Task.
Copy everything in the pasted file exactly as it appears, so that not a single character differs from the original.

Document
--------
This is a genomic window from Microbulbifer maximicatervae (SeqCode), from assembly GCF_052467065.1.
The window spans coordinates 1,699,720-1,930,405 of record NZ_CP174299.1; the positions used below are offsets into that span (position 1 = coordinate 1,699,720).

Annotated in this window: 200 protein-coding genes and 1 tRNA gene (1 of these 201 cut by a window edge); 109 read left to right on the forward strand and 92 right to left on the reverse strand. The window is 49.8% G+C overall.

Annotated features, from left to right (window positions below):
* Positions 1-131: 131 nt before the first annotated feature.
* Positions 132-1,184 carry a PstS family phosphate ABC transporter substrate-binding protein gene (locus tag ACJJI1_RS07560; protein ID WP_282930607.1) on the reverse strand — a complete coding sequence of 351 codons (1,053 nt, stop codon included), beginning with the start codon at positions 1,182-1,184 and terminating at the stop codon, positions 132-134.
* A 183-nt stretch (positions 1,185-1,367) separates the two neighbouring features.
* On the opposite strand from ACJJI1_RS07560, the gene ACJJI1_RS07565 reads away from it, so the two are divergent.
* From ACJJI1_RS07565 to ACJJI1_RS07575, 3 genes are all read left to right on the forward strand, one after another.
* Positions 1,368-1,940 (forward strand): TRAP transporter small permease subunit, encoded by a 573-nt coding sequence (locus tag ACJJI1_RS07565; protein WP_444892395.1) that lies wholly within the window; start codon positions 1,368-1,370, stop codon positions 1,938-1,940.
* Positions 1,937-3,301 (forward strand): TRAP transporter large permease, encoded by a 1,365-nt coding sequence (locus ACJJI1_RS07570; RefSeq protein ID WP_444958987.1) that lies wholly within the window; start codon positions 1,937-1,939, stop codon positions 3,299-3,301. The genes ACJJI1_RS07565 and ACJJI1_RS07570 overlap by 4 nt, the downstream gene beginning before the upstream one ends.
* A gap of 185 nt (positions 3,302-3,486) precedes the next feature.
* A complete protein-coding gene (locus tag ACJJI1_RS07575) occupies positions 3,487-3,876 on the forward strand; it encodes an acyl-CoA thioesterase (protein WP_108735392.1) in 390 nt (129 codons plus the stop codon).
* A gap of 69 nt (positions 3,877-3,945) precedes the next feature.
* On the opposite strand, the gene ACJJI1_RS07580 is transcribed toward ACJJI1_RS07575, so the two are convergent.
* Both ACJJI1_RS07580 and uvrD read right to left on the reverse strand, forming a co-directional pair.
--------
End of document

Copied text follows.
This is a genomic window from Microbulbifer maximicatervae (SeqCode), from assembly GCF_052467065.1.
The window spans coordinates 1,699,720-1,930,405 of record NZ_CP174299.1; the positions used below are offsets into that span (position 1 = coordinate 1,699,720).

Annotated in this window: 200 protein-coding genes and 1 tRNA gene (1 of these 201 cut by a window edge); 109 read left to right on the forward strand and 92 right to left on the reverse strand. The window is 49.8% G+C overall.

Annotated features, from left to right (window positions below):
* Positions 1-131: 131 nt before the first annotated feature.
* Positions 132-1,184 carry a PstS family phosphate ABC transporter substrate-binding protein gene (locus tag ACJJI1_RS07560; protein ID WP_282930607.1) on the reverse strand — a complete coding sequence of 351 codons (1,053 nt, stop codon included), beginning with the start codon at positions 1,182-1,184 and terminating at the stop codon, positions 132-134.
* A 183-nt stretch (positions 1,185-1,367) separates the two neighbouring features.
* On the opposite strand from ACJJI1_RS07560, the gene ACJJI1_RS07565 reads away from it, so the two are divergent.
* From ACJJI1_RS07565 to ACJJI1_RS07575, 3 genes are all read left to right on the forward strand, one after another.
* Positions 1,368-1,940 (forward strand): TRAP transporter small permease subunit, encoded by a 573-nt coding sequence (locus tag ACJJI1_RS07565; protein WP_444892395.1) that lies wholly within the window; start codon positions 1,368-1,370, stop codon positions 1,938-1,940.
* Positions 1,937-3,301 (forward strand): TRAP transporter large permease, encoded by a 1,365-nt coding sequence (locus ACJJI1_RS07570; RefSeq protein ID WP_444958987.1) that lies wholly within the window; start codon positions 1,937-1,939, stop codon positions 3,299-3,301. The genes ACJJI1_RS07565 and ACJJI1_RS07570 overlap by 4 nt, the downstream gene beginning before the upstream one ends.
* A gap of 185 nt (positions 3,302-3,486) precedes the next feature.
* A complete protein-coding gene (locus tag ACJJI1_RS07575) occupies positions 3,487-3,876 on the forward strand; it encodes an acyl-CoA thioesterase (protein WP_108735392.1) in 390 nt (129 codons plus the stop codon).
* A gap of 69 nt (positions 3,877-3,945) precedes the next feature.
* On the opposite strand, the gene ACJJI1_RS07580 is transcribed toward ACJJI1_RS07575, so the two are convergent.
* Both ACJJI1_RS07580 and uvrD read right to left on the reverse strand, forming a co-directional pair.